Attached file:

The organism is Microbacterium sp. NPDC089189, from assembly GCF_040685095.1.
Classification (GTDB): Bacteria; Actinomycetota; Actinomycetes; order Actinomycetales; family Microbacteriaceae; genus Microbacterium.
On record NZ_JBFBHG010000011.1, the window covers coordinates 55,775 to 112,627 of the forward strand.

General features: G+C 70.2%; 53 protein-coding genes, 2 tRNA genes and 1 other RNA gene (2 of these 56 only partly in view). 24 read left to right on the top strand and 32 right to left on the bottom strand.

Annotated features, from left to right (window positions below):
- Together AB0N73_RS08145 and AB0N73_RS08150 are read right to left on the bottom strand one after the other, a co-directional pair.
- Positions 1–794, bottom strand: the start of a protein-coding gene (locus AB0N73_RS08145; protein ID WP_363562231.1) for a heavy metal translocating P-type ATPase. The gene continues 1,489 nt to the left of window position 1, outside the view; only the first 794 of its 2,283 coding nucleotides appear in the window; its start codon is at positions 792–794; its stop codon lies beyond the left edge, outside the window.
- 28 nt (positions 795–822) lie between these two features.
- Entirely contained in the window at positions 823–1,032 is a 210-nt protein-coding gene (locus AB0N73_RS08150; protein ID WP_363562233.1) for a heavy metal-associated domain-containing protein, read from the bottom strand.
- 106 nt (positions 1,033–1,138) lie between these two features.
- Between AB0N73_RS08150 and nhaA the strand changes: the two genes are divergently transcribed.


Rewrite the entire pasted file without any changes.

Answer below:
The organism is Microbacterium sp. NPDC089189, from assembly GCF_040685095.1.
Classification (GTDB): Bacteria; Actinomycetota; Actinomycetes; order Actinomycetales; family Microbacteriaceae; genus Microbacterium.
On record NZ_JBFBHG010000011.1, the window covers coordinates 55,775 to 112,627 of the forward strand.

General features: G+C 70.2%; 53 protein-coding genes, 2 tRNA genes and 1 other RNA gene (2 of these 56 only partly in view). 24 read left to right on the top strand and 32 right to left on the bottom strand.

Annotated features, from left to right (window positions below):
- Together AB0N73_RS08145 and AB0N73_RS08150 are read right to left on the bottom strand one after the other, a co-directional pair.
- Positions 1–794, bottom strand: the start of a protein-coding gene (locus AB0N73_RS08145; protein ID WP_363562231.1) for a heavy metal translocating P-type ATPase. The gene continues 1,489 nt to the left of window position 1, outside the view; only the first 794 of its 2,283 coding nucleotides appear in the window; its start codon is at positions 792–794; its stop codon lies beyond the left edge, outside the window.
- 28 nt (positions 795–822) lie between these two features.
- Entirely contained in the window at positions 823–1,032 is a 210-nt protein-coding gene (locus AB0N73_RS08150; protein ID WP_363562233.1) for a heavy metal-associated domain-containing protein, read from the bottom strand.
- 106 nt (positions 1,033–1,138) lie between these two features.
- Between AB0N73_RS08150 and nhaA the strand changes: the two genes are divergently transcribed.